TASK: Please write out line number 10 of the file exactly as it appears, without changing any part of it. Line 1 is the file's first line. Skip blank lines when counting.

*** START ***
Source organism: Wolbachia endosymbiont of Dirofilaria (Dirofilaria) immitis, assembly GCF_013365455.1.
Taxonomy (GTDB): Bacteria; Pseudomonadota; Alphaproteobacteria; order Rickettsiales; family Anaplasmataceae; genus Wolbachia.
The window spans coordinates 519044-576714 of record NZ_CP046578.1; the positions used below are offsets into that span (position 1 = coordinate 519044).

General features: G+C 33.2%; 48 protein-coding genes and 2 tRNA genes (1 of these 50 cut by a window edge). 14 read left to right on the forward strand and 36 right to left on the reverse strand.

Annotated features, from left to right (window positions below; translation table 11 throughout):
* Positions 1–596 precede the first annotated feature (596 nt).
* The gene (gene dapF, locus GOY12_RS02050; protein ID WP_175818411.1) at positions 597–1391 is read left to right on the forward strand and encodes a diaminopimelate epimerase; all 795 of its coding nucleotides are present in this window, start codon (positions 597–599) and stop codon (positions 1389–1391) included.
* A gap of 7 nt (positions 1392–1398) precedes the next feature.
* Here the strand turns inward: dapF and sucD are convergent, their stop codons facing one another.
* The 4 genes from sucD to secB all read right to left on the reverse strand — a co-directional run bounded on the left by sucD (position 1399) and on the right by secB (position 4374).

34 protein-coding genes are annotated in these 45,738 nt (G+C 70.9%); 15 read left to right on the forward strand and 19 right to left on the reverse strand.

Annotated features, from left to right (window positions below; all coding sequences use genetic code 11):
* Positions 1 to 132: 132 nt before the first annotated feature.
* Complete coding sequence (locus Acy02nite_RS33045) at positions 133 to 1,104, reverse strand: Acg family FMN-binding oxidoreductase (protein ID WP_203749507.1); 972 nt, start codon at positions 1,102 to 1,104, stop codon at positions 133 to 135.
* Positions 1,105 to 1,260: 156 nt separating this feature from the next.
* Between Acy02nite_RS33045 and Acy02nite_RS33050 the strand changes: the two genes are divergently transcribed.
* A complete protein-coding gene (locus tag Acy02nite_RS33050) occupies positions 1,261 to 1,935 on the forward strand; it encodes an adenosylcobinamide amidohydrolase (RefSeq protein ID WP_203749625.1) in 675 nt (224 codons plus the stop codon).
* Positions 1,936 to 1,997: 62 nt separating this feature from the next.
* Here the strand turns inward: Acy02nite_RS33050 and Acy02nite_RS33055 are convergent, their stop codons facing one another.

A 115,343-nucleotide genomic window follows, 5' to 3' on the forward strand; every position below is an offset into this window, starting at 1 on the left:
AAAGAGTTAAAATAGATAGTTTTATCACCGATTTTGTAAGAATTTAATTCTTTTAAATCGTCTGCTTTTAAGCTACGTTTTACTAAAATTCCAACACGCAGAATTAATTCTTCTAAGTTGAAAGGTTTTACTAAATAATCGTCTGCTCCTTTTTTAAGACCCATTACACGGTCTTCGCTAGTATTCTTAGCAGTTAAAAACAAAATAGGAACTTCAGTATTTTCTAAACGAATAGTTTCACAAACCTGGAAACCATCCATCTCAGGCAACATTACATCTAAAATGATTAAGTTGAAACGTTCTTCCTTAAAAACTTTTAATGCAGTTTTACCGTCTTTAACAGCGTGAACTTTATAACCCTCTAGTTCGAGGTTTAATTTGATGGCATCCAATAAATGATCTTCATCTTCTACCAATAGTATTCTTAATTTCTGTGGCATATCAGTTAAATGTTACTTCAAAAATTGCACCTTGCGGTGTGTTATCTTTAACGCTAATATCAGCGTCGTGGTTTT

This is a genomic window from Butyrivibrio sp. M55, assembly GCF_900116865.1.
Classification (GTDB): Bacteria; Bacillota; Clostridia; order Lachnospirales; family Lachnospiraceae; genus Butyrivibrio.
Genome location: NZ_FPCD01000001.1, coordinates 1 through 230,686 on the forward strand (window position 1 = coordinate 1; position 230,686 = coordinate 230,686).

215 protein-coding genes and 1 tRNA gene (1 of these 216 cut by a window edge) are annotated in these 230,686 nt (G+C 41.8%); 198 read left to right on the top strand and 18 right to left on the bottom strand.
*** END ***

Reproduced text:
* The 4 genes from sucD to secB all read right to left on the reverse strand — a co-directional run bounded on the left by sucD (position 1399) and on the right by secB (position 4374).